My husband and oldest daughter were off on a farm adventure, two of my daughters were with Grandma Margaret, having a grand time, evidenced by the photos I was receiving via text. So it was just myself and my three boys, reveling in the sun and  general splendor of a lovely, warm June day. These sorts of days aren’t always around. Days can be dark physically, mentally, and relationships torn. If you look hard enough, though, I believe any day can be redeemed. This just happened to be a gift day, a particularly drenched-in-beauty day. We scrambled up some of my son’s fresh eggs, and the boys, who have hollow legs, raided leftovers, also. I continued my laundry work, slowly making my way through the bedding from our Texan family visiting last week.

The act of hanging clothing on the line is so soothing to me. There is just something so satisfying about pulling the basket along after you, rough-wooden pins in hand or mouth, and slowly seeing your family’s daily life unfurl. My son’s favorite t-shirt, all the extra potty-training underwear (ha. ok, those make me grumble a bit ), table cloths, well-used for family meals, towels that dried little bodies, and swimsuits from hours of fun at the lake.

I tackled a project that had taken me three weeks to work up the nerve. It took me only about 45 minutes to complete. Isn’t that always how it is? We make things so much worse by building them up in our mind. The craft/game/supply closet was a veritable bog of random puzzle pieces, pencils, dust bunnies, leftover diapers, craft sticky letters, and flotsam and jetsam of our school year.  I can’t tell you the relief I felt, packing away the Bing Crosby Christmas cds that were still out and stacking all the toilet paper in ONE spot! It’s the little things, folks.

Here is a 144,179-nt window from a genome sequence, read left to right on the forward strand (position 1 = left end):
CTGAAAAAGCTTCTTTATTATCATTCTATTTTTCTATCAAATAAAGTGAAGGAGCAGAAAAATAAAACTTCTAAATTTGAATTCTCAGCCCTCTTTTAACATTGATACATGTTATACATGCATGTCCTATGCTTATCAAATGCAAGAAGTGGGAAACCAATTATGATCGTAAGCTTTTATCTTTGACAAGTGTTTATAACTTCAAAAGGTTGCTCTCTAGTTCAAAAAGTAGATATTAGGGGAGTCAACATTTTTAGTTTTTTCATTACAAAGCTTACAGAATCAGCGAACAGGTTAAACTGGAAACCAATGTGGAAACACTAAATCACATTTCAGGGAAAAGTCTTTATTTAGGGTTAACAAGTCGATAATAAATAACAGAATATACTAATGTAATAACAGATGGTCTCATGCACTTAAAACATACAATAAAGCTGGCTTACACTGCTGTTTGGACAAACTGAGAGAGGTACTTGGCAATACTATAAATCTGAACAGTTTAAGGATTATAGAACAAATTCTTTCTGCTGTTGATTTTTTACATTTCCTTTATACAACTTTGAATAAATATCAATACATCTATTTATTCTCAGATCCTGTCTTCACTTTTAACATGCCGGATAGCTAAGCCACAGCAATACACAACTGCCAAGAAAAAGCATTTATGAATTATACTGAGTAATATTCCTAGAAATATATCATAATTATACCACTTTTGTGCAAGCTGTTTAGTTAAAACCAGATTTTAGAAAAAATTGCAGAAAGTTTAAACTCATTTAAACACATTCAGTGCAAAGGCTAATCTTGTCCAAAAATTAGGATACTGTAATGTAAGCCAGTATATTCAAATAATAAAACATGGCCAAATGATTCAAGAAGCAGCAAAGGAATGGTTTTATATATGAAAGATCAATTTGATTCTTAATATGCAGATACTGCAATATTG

Later morning found me blissfully relaxing under the lone tree in our front yard, yes, admiring the clothesline’s dancing occupants, talking with Ben, as he made a grass salad, and contemplating a beautiful line from Elizabeth Goudge’s A Pilgrim’s Inn, 

When she had filled her basket with holly Jill sat down on the rock and waited happily for the twins. She did not find the waiting irksome, for she had been born one of those fortunate people who are never in a hurry and never restless. She had never felt restless in her life. In all that she did, in all that she saw, she was aware of a deep upspringing wonder, as though she did it or saw it for the first time. She was blessed with a mind neither retrospective nor anxious; the past and the future did not pull her two ways with remorse and dread, and the lovely freshness of each new-made moment was apparent to her focused vision. p. 314